“Billy Idol and Tony James shook hands with everyone as we arrived and they played first in case the cops broke that one up. They didn’t. Generation X were really good, Johnny & The Self-Abusers were awful but most of them did become Simple Minds.”

Magazine / Bauhaus / Josef K, The Astoria, Abbeyhill, 28 April 1980

Paul Henni, Edinburgh

“As an impressionable youngster of 17 I spotted a poster in town - way before the Internet, so information on local gigs were like gold dust.

“I bought the first three Magazine LPs (long players - vinyl), plus Josef K singles (old school 45rpm records) and a 12” single Bela Lugosi’s Dead by Bauhaus.

“What I rememember most about the gig are Magazine hanging around in the bar before the gig and chatting to people, the strobe-lit pale face of Pete Murphy of Bauhaus and the cool, wryly-humorous detachment of Josef K and Paul Haig. Great music and memory.”

David Bowie, Murrayfield Stadium, 28 June 1983

Lynn Henni, Edinburgh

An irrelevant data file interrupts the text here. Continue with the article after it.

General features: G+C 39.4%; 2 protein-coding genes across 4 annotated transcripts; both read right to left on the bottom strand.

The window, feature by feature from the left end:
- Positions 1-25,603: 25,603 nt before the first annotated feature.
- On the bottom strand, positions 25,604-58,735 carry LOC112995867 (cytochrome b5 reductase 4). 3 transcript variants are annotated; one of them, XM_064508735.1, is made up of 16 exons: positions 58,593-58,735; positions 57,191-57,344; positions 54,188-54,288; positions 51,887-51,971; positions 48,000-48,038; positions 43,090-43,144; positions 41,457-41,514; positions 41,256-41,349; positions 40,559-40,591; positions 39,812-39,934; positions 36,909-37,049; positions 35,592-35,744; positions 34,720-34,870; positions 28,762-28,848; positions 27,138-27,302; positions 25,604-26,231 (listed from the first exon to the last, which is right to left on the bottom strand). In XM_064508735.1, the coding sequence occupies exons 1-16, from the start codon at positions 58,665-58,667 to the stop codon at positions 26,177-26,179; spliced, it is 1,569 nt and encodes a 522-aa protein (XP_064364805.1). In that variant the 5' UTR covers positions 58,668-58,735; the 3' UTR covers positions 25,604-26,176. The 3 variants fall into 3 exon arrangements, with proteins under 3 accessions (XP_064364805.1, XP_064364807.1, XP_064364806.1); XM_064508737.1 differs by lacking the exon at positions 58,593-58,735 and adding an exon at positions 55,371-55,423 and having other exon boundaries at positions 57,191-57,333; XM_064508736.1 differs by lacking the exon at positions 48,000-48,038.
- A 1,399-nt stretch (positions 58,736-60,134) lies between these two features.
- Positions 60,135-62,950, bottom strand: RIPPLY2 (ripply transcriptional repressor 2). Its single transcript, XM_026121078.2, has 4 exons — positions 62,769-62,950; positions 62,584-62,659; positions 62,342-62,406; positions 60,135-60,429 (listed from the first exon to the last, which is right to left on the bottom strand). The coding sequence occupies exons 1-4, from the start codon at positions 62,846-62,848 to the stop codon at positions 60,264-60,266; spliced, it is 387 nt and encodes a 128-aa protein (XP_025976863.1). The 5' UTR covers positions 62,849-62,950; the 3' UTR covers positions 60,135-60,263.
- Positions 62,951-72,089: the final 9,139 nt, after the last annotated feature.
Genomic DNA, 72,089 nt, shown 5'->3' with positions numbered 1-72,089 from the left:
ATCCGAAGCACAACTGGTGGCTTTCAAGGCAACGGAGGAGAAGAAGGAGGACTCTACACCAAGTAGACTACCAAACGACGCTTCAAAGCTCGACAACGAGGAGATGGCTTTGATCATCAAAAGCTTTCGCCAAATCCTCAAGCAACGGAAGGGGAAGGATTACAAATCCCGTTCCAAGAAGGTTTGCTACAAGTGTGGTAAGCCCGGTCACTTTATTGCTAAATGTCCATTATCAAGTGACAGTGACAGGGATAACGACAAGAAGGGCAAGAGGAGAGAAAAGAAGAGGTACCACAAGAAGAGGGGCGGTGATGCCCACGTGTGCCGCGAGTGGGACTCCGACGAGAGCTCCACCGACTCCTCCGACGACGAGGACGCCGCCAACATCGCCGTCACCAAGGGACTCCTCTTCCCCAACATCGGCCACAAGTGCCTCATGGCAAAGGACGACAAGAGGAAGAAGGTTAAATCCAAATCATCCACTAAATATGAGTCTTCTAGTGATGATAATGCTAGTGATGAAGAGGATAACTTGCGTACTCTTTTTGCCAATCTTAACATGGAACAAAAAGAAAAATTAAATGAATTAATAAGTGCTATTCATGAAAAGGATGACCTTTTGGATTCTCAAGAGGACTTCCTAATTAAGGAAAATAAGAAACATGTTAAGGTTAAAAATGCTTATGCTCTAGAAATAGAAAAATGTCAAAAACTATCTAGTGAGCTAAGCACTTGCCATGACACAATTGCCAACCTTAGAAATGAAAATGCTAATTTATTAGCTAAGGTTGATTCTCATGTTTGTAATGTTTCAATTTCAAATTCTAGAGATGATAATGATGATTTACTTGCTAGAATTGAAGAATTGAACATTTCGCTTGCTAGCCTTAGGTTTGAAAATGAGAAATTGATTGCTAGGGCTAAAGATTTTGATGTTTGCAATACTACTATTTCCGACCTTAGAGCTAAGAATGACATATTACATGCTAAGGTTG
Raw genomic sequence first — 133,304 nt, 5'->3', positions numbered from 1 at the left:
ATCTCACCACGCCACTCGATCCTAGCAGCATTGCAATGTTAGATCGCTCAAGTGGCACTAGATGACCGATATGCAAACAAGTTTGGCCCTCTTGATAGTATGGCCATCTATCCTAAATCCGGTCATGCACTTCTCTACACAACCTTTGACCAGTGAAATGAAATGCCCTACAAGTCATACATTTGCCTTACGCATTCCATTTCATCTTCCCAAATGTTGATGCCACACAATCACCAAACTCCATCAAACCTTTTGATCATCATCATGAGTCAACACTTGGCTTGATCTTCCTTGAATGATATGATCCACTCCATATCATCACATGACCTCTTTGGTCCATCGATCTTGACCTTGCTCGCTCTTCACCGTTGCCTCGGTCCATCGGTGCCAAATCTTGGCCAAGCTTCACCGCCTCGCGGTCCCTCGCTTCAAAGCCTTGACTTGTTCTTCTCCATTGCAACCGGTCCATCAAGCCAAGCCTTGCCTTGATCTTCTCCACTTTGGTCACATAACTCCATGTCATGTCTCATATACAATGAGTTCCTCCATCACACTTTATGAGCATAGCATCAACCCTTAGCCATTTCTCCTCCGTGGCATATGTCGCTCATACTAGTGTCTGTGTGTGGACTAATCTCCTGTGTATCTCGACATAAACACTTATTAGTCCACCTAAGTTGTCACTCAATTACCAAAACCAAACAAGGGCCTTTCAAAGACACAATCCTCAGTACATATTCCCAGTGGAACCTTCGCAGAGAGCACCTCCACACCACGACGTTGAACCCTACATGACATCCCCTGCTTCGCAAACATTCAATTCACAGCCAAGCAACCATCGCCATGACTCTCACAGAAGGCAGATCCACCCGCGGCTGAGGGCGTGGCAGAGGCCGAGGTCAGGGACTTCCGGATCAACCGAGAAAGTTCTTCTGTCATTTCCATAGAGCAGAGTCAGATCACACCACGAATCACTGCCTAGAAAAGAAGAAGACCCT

“Having been too young to catch his cool Ziggy Stardust phase, my first opportunity to see David Bowie was the Serious Moonlight tour in 1983 at Murrayfield.

“The heavy rain could not dampen my excitement and when he finally emerged, this tiny figure so far away, and said the memorable words: ‘Sorry about the rain’, I cried.

“It may not have been his best period musically but there on stage was my hero.

“Sadly missed now, he remains my musical hero and I saw him many times since, including in Tin Machine - such was my devotion. Best gig experience ever.”

Tangerine Dream, The Picture House, 3 November 2008

Denes Poszmik, Edinburgh

“The Scottish capital has seen many excellent performances by legendary artists and I was lucky enough to witness some of them.

“The one that really stood out for me was Tangerine Dream in 2008 at the Picture house - band was in top form and brought their full laser show from Germany all the way! The venue was just perfect for them as the lasers were reaching the balcony, looked like they were playing under a slowly moving blanket of lights!